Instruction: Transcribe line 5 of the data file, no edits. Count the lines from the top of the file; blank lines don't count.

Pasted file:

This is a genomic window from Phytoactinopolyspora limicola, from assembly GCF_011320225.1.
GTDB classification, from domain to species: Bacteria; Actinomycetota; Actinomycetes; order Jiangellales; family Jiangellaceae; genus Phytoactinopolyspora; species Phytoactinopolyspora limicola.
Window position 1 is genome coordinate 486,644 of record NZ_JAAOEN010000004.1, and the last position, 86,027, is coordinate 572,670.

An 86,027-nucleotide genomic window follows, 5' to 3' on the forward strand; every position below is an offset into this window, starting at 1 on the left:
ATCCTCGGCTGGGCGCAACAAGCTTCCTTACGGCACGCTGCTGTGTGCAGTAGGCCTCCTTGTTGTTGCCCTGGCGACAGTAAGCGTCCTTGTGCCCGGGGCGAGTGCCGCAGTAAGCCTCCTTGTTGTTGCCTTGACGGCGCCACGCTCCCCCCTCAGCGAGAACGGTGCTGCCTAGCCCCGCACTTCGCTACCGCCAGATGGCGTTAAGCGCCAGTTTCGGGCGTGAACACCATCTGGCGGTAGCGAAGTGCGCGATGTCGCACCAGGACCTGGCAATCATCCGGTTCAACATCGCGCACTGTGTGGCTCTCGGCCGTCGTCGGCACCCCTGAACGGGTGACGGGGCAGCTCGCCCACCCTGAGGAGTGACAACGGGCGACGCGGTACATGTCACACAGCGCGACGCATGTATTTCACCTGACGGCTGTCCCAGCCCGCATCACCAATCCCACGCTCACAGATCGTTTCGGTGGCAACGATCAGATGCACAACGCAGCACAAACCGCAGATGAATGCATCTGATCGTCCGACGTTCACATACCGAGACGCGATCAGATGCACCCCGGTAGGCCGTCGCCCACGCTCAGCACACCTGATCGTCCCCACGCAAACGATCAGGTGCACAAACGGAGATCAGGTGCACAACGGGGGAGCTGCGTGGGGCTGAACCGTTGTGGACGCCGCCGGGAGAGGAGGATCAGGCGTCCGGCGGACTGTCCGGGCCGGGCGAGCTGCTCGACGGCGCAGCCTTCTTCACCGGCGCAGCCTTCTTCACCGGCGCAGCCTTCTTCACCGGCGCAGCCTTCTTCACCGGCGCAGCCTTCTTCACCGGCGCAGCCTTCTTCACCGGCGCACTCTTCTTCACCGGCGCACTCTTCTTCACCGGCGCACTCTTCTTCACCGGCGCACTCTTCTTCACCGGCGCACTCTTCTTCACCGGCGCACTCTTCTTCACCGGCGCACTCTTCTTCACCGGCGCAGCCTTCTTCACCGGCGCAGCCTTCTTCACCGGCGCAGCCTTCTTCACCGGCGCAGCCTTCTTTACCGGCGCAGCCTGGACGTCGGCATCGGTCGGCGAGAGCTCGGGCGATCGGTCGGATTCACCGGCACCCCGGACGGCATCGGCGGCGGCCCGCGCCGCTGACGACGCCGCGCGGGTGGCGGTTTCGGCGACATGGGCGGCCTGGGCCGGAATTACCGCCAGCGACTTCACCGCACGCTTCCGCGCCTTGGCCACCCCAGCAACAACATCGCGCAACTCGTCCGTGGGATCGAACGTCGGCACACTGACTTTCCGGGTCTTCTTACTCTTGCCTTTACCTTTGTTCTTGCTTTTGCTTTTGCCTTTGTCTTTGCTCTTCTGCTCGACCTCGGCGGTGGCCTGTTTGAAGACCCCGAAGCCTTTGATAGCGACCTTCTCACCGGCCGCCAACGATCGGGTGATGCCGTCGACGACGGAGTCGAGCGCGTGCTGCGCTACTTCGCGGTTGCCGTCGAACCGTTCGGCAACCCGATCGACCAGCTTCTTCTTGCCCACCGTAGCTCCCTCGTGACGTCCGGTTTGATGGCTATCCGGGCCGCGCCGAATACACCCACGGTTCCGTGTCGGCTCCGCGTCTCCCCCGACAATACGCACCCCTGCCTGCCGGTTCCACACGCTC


ATCCTCGGCTGGGCGCAACAAGCTTCCTTACGGCACGCTGCTGTGTGCAGTAGGCCTCCTTGTTGTTGCCCTGGCGACAGTAAGCGTCCTTGTGCCCGGGGCGAGTGCCGCAGTAAGCCTCCTTGTTGTTGCCTTGACGGCGCCACGCTCCCCCCTCAGCGAGAACGGTGCTGCCTAGCCCCGCACTTCGCTACCGCCAGATGGCGTTAAGCGCCAGTTTCGGGCGTGAACACCATCTGGCGGTAGCGAAGTGCGCGATGTCGCACCAGGACCTGGCAATCATCCGGTTCAACATCGCGCACTGTGTGGCTCTCGGCCGTCGTCGGCACCCCTGAACGGGTGACGGGGCAGCTCGCCCACCCTGAGGAGTGACAACGGGCGACGCGGTACATGTCACACAGCGCGACGCATGTATTTCACCTGACGGCTGTCCCAGCCCGCATCACCAATCCCACGCTCACAGATCGTTTCGGTGGCAACGATCAGATGCACAACGCAGCACAAACCGCAGATGAATGCATCTGATCGTCCGACGTTCACATACCGAGACGCGATCAGATGCACCCCGGTAGGCCGTCGCCCACGCTCAGCACACCTGATCGTCCCCACGCAAACGATCAGGTGCACAAACGGAGATCAGGTGCACAACGGGGGAGCTGCGTGGGGCTGAACCGTTGTGGACGCCGCCGGGAGAGGAGGATCAGGCGTCCGGCGGACTGTCCGGGCCGGGCGAGCTGCTCGACGGCGCAGCCTTCTTCACCGGCGCAGCCTTCTTCACCGGCGCAGCCTTCTTCACCGGCGCAGCCTTCTTCACCGGCGCAGCCTTCTTCACCGGCGCAGCCTTCTTCACCGGCGCACTCTTCTTCACCGGCGCACTCTTCTTCACCGGCGCACTCTTCTTCACCGGCGCACTCTTCTTCACCGGCGCACTCTTCTTCACCGGCGCACTCTTCTTCACCGGCGCACTCTTCTTCACCGGCGCAGCCTTCTTCACCGGCGCAGCCTTCTTCACCGGCGCAGCCTTCTTCACCGGCGCAGCCTTCTTTACCGGCGCAGCCTGGACGTCGGCATCGGTCGGCGAGAGCTCGGGCGATCGGTCGGATTCACCGGCACCCCGGACGGCATCGGCGGCGGCCCGCGCCGCTGACGACGCCGCGCGGGTGGCGGTTTCGGCGACATGGGCGGCCTGGGCCGGAATTACCGCCAGCGACTTCACCGCACGCTTCCGCGCCTTGGCCACCCCAGCAACAACATCGCGCAACTCGTCCGTGGGATCGAACGTCGGCACACTGACTTTCCGGGTCTTCTTACTCTTGCCTTTACCTTTGTTCTTGCTTTTGCTTTTGCCTTTGTCTTTGCTCTTCTGCTCGACCTCGGCGGTGGCCTGTTTGAAGACCCCGAAGCCTTTGATAGCGACCTTCTCACCGGCCGCCAACGATCGGGTGATGCCGTCGACGACGGAGTCGAGCGCGTGCTGCGCTACTTCGCGGTTGCCGTCGAACCGTTCGGCAACCCGATCGACCAGCTTCTTCTTGCCCACCGTAGCTCCCTCGTGACGTCCGGTTTGATGGCTATCCGGGCCGCGCCGAATACACCCACGGTTCCGTGTCGGCTCCGCGTCTCCCCCGACAATACGCACCCCTGCCTGCCGGTTCCACACGCTC